An invasive species of fish that can breathe air and crawl across land using its spiny gills is moving towards Australia, where researchers fear it could dramatically upset the balance of the indigenous ecosystem.
The climbing perch is a species of fish native to Southeast Asia, though it has also spread south through Indonesia and Papua New Guinea in recent decades, according to Grind TV. An invasive species, the fish is a formidable animal, capable of using its gill coverings to both pull itself along on land and to choke any predator that may assault it. The species has also proven to be extremely robust, hibernating in the mud of dried rivers for up to six months. A pair of lungs situated next to their gills allow the fish to breathe out of water for as long as six days in extreme cases.
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The fish have now found their way to Boigu and Saibai, two islands off Queensland that are situated just a hundred miles from mainland Australia. Researchers are worried that the fish could make the journey to the continent, especially since the species has recently been observed residing in salt water, according to the Guardian.
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Nathan Waltham, a senior researcher at James Cook University, related that he observed two of the fish in salt water during a trip to the islands last December. Though the fish were swimming in water with a salinity equivalent to that of the ocean, Waltham says he doesn’t believe the fish could tolerate an open-water journey to reach mainland Australia.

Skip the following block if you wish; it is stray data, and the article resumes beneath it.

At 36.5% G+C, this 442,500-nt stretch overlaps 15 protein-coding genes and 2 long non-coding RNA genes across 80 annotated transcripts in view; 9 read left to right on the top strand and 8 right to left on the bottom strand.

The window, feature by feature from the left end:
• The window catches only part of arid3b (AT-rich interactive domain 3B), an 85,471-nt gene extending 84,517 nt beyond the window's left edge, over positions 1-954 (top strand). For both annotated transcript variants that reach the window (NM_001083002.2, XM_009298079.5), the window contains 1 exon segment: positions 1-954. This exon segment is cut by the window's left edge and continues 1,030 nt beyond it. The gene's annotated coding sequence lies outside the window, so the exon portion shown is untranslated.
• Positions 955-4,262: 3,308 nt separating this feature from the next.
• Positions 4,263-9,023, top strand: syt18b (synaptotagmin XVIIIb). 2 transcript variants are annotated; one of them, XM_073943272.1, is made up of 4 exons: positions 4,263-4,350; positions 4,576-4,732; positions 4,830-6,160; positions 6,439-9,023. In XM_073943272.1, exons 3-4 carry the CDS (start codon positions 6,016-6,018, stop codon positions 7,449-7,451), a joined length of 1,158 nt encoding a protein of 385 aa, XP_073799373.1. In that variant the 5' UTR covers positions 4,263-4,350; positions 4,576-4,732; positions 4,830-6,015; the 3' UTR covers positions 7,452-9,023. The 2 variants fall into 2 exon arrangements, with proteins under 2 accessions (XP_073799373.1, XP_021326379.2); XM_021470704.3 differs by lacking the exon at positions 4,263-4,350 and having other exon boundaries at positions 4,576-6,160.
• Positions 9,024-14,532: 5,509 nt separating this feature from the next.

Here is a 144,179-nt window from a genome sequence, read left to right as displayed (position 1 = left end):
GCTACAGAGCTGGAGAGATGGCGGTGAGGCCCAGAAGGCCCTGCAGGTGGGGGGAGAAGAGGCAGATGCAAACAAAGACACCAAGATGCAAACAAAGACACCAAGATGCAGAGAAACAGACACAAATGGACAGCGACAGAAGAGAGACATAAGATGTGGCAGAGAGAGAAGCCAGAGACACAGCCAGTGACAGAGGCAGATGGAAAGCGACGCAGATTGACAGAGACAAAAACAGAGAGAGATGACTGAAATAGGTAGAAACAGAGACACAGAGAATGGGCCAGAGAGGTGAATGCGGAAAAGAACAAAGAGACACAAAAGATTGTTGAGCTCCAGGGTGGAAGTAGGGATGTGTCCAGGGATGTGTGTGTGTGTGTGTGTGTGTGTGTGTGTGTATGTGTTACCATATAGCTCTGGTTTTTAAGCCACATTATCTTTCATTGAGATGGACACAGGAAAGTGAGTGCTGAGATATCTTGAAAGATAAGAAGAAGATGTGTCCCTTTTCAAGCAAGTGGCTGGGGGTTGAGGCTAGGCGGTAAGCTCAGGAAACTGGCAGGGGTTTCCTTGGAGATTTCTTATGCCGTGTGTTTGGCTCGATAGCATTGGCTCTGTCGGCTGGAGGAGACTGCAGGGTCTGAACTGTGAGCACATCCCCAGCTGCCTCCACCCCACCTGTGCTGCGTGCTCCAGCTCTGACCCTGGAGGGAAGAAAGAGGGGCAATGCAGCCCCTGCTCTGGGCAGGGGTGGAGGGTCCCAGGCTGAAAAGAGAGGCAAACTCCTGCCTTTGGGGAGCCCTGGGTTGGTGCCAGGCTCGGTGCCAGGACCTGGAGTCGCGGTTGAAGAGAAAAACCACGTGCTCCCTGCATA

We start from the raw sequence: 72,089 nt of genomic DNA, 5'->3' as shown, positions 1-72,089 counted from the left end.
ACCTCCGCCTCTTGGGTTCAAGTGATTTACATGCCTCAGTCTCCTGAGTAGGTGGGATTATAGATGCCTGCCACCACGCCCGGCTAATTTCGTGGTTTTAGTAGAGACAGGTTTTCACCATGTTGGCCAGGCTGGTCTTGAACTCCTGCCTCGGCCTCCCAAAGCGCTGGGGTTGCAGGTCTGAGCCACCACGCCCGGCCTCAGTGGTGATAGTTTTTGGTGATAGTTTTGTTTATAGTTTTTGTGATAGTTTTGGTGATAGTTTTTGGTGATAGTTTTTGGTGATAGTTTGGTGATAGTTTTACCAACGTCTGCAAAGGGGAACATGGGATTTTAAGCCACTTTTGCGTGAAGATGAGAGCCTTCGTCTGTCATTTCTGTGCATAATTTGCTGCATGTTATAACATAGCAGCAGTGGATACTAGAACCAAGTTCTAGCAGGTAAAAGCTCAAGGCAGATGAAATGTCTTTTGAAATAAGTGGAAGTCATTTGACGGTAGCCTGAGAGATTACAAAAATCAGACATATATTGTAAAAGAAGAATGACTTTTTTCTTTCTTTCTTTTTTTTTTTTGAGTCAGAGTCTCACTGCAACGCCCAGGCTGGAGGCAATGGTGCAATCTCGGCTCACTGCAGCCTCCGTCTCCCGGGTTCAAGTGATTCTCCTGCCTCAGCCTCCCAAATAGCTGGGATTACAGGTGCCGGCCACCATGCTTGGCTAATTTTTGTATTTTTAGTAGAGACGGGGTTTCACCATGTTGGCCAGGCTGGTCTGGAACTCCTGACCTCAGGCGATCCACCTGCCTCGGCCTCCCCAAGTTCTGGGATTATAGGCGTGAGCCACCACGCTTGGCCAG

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Rather, researchers worry that the perch could find their way to the continent on a trawler or other fishing boat. If they were to do so, the fish could have a significant impact on the local ecology, much like other invasive animals, as the Inquisitr previously reported. Such an outcome would represent a “major disaster” for certain native species, according to Waltham. Though they only grow to a length of 9.8 inches, the unique defense mechanism exhibited by the fish makes them very dangerous to indigenous animals.
“When they populate an area they’re not commonly found in, they can disrupt the balance of that habitat,” Waltham said. “That’s why we’re working with Torres Strait authorities to make sure they don’t spread further south.”
Waltham noted that education remains the best tool for authorities to prevent the spread of the invasive fish to the Australian mainland.
[Image via Grind TV]